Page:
Overall, the quarterback position wasn’t great, but there are some other things we’ll be talking about that definitely contributed to issues on offense more, so we’ll give the group a C.

Running Backs - On the one hand, I’m not surprised UCLA had a rough time running the ball in this game. Washington is incredibly good at stopping the run, allowing 71.63 rush yards a game, second in the nation to Alabama. Meanwhile, UCLA’s rushing offense, while definitely improved this year, is still only averaging 121.13 YPG, good for 109th in the nation. So this was a clear strength vs. weakness matchup, and it played out exactly the way it should. The three UCLA running backs did end up with 72 rush yards in this game, so that’s something, but the run game was mostly useless.

On the other hand, the running backs really didn’t bring anything to the table in this game. Their pass protection was rather poor, which really didn’t help a pass game that needed all the blocking it could get, while the running backs continually dropped screen passes thrown their way; Soso Jamabo and Bolu Olorunfunmi combined to go 0-4 on passes that targeted them. They needed to do something to prove they belonged on the field in this game, and that simply didn’t happen. D-.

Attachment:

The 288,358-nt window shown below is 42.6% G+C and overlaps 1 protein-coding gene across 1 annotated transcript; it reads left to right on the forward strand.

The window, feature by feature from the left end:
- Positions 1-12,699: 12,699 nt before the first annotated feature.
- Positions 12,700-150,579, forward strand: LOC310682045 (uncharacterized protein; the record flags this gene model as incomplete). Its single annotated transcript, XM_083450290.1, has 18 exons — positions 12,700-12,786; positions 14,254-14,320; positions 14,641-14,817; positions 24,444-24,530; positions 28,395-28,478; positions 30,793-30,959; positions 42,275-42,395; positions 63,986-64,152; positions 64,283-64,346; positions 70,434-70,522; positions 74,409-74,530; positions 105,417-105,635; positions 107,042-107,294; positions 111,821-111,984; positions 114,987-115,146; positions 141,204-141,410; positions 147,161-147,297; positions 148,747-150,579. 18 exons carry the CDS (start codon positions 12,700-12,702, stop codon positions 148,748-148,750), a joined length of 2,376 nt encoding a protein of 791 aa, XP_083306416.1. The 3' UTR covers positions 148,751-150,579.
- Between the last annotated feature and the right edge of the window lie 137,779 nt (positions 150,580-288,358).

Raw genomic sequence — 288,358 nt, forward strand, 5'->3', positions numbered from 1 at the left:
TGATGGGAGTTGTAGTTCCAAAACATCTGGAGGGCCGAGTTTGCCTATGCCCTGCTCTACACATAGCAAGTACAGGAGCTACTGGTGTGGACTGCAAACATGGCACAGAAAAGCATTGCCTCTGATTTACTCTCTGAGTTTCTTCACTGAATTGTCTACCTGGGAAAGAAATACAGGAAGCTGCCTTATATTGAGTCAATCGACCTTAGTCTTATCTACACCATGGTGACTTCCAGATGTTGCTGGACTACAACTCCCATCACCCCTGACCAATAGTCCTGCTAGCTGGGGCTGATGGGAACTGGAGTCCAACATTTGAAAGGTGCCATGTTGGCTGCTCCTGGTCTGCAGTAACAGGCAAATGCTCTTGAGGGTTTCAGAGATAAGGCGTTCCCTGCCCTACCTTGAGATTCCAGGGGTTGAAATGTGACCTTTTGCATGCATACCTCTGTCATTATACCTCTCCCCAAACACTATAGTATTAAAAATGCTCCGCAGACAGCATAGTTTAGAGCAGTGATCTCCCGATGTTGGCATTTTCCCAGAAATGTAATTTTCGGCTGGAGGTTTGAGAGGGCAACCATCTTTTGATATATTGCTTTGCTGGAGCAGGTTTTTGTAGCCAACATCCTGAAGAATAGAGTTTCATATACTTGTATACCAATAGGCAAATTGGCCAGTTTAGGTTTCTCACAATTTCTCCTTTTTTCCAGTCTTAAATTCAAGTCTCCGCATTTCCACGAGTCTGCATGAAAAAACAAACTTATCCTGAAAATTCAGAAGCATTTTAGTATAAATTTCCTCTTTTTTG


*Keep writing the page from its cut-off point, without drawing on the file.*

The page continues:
Wide Receivers/Tight Ends - Last weekend, I saw this stat from Ian Wharton, an NFL draft scout for Bleacher Report, that I wanted to include last week, but the offense actually looked better, so I left it alone, but after this game, I have to post it:

For as good as UCLA’s offense has looked this season, the receivers have still had their share of brain farts, and this game was no exception, with UCLA receivers having at least 4 drops that I saw (full disclosure, I just stopped counting at a certain point. I needed to retain my sanity for basketball season, which technically starts this week).